Faced with a public health crisis spiraling further out of control as a result of his own governing failures, a maskless President Donald Trump ranted against the “left-wing mob,” “far-left fascism” and “cancel culture” in a disjointed speech delivered at an Independence Day celebration held at South Dakota’s Mount Rushmore National Memorial on Friday night.
“Our nation is witnessing a merciless campaign to defame our history,” Trump told a cheering crowd, most of whom also appeared to not be wearing masks.
“Angry mobs are trying to tear down statues of our founders … and unleash a wave of violent crime in our cities,” he added.
Trump was referring to protesters who, as part of a national uprising for racial justice, have defaced and removed Confederate monuments and symbols.
He vowed to crack down on “this attack on our liberty” by enforcing a federal law to “arrest the rioters,” reiterating his earlier promise to imprison anyone who vandalizes such monuments for up to 10 years. (Trump himself has been accused of destroying multiple national monuments including Utah’s Bears Ears, which is considered sacred by several Native American tribes.)
In his speech, Trump also railed against so-called “cancel culture,” calling it the “very definition of totalitarianism.”
“There is a new far-left fascism that demands absolute allegiance,” he said. “This left-wing cultural revolution is designed to overthrow the American revolution.”
A majority of U.S. states are currently grappling with a rise in COVID-19 cases and, on Thursday, the country recorded a record-breaking single-day tally of new infections.
Yet, facial coverings ― which can help mitigate the spread of the disease ― were a rare sight at the event. None of Trump’s entourage, including First Lady Melania Trump and his son Eric Trump, were seen wearing a mask.
Earlier on Friday, Kimberly Guilfoyle, one of Trump’s top campaign officials and the girlfriend of his eldest son, Donald Trump Jr., reportedly tested positive for COVID-19. She had traveled to South Dakota with Trump Jr. to attend the Mount Rushmore celebration.
South Dakota Gov. Kristi Noem (R) had said earlier this week that social distancing wouldn’t be enforced at the event and that masks would not be required. Approximately 7,500 attendees were expected at the extravaganza.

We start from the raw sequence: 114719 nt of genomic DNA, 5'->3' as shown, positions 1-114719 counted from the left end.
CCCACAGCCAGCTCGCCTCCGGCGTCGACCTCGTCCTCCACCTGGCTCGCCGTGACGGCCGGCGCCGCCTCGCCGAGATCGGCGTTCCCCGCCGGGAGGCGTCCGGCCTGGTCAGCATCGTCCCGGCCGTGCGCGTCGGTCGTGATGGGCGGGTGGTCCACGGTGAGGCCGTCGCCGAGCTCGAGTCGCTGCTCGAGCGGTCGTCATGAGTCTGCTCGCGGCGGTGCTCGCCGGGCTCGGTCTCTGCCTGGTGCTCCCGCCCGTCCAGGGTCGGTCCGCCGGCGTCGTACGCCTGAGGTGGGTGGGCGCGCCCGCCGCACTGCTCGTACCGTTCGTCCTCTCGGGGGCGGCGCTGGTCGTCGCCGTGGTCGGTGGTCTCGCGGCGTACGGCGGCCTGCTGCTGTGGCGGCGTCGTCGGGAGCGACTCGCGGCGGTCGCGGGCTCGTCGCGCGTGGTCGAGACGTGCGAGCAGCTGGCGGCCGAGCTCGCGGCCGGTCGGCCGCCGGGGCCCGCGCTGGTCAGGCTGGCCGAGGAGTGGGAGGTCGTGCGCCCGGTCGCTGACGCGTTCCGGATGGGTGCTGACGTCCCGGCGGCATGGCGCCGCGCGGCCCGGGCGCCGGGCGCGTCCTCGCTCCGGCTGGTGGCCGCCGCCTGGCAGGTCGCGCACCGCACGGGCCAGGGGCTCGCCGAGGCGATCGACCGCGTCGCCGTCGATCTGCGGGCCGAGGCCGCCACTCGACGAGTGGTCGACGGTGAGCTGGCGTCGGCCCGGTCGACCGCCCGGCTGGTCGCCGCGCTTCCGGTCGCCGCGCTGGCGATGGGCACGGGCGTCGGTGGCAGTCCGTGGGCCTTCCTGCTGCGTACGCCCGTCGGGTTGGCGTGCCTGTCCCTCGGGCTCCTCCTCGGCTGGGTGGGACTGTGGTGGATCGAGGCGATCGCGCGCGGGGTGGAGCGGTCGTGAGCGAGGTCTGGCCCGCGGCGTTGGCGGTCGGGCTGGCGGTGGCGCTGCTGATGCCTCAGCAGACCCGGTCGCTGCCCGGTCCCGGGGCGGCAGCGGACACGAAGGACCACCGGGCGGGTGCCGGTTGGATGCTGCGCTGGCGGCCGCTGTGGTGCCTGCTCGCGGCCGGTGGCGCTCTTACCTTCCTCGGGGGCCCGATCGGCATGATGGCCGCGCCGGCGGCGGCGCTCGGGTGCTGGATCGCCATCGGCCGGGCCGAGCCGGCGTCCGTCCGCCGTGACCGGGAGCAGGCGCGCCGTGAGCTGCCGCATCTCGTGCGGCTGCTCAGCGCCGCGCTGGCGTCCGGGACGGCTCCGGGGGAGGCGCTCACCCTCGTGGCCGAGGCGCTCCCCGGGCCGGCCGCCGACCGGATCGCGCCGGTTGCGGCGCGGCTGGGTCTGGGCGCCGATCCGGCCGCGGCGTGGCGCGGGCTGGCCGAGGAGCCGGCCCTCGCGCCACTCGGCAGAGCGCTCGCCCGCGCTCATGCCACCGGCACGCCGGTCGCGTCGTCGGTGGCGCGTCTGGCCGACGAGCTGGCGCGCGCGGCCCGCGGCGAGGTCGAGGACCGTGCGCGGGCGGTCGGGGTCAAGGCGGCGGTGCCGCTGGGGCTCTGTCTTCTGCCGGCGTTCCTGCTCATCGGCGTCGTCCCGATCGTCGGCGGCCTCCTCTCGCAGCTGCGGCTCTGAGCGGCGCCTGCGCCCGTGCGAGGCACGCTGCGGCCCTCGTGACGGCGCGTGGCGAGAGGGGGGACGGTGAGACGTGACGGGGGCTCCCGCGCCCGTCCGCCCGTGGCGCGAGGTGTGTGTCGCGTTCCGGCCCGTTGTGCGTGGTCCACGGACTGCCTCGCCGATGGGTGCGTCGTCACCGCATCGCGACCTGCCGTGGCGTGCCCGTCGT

Earlier on Friday, dozens of protesters, most of them Native Americans, blocked a main road leading to Mount Rushmore. About 15 of them were arrested after refusing to heed police warnings to disperse, the Associated Press reported.
Demonstrators, holding signs that read “This Is Stolen Land” and “Protect SoDak’s First People,” said they were insulted by Trump’s decision to hold the celebratory event at the massive sculpture, which was erected in the Black Hills on land taken by the U.S. government from the Lakota people.
“The whole Black Hills is sacred. For them to come and carve the presidents, slave owners who have no meaning to us, it was an insult,” Ricky Gray Grass, a member of the Oglala Sioux tribe’s executive council, told The Washington Post.
Protesters had also taken issue with the massive fireworks display, which Trump had championed for, that concluded the Independence Day event.
Fireworks have been banned at Mount Rushmore since 2009 over concerns about wildfires and other environmental impacts. In an earlier tweet, Trump credited Noem and Interior Secretary David Bernhardt for making the pyrotechnics show possible.
The faces of four presidents — George Washington, Thomas Jefferson, Theodore Roosevelt and Abraham Lincoln — are carved into Mount Rushmore.
Trump has joked that his visage should be added to the massive sculpture.
On Friday, one of his campaign staffers tweeted a doctored image of the monument which included Trump’s face with the caption, “Mt Rushmore, improved.”
The tweet was in reaction to an earlier image that depicted Mount Rushmore being blown up.
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